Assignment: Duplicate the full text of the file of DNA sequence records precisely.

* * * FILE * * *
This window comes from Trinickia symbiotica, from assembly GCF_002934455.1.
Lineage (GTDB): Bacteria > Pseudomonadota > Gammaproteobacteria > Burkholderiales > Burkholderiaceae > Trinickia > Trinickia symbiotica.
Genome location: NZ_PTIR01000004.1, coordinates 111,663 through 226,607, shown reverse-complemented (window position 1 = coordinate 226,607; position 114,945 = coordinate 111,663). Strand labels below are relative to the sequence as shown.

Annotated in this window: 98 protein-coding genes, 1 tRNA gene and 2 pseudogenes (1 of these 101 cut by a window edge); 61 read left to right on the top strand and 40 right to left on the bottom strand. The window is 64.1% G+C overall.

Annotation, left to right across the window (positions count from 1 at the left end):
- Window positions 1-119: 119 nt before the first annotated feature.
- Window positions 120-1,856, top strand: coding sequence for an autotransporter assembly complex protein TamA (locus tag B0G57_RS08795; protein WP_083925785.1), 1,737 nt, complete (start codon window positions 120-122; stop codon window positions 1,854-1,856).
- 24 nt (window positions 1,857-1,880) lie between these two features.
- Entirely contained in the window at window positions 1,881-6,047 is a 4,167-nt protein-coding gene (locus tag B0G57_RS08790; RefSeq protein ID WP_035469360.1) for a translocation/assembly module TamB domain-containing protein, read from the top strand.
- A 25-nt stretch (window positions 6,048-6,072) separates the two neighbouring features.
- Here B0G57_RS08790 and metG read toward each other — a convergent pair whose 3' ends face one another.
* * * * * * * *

This window comes from Trinickia symbiotica, from assembly GCF_002934455.1.
Lineage (GTDB): Bacteria > Pseudomonadota > Gammaproteobacteria > Burkholderiales > Burkholderiaceae > Trinickia > Trinickia symbiotica.
Genome location: NZ_PTIR01000004.1, coordinates 111,663 through 226,607, shown reverse-complemented (window position 1 = coordinate 226,607; position 114,945 = coordinate 111,663). Strand labels below are relative to the sequence as shown.

Annotated in this window: 98 protein-coding genes, 1 tRNA gene and 2 pseudogenes (1 of these 101 cut by a window edge); 61 read left to right on the top strand and 40 right to left on the bottom strand. The window is 64.1% G+C overall.

Annotation, left to right across the window (positions count from 1 at the left end):
- Window positions 1-119: 119 nt before the first annotated feature.
- Window positions 120-1,856, top strand: coding sequence for an autotransporter assembly complex protein TamA (locus tag B0G57_RS08795; protein WP_083925785.1), 1,737 nt, complete (start codon window positions 120-122; stop codon window positions 1,854-1,856).
- 24 nt (window positions 1,857-1,880) lie between these two features.
- Entirely contained in the window at window positions 1,881-6,047 is a 4,167-nt protein-coding gene (locus tag B0G57_RS08790; RefSeq protein ID WP_035469360.1) for a translocation/assembly module TamB domain-containing protein, read from the top strand.
- A 25-nt stretch (window positions 6,048-6,072) separates the two neighbouring features.
- Here B0G57_RS08790 and metG read toward each other — a convergent pair whose 3' ends face one another.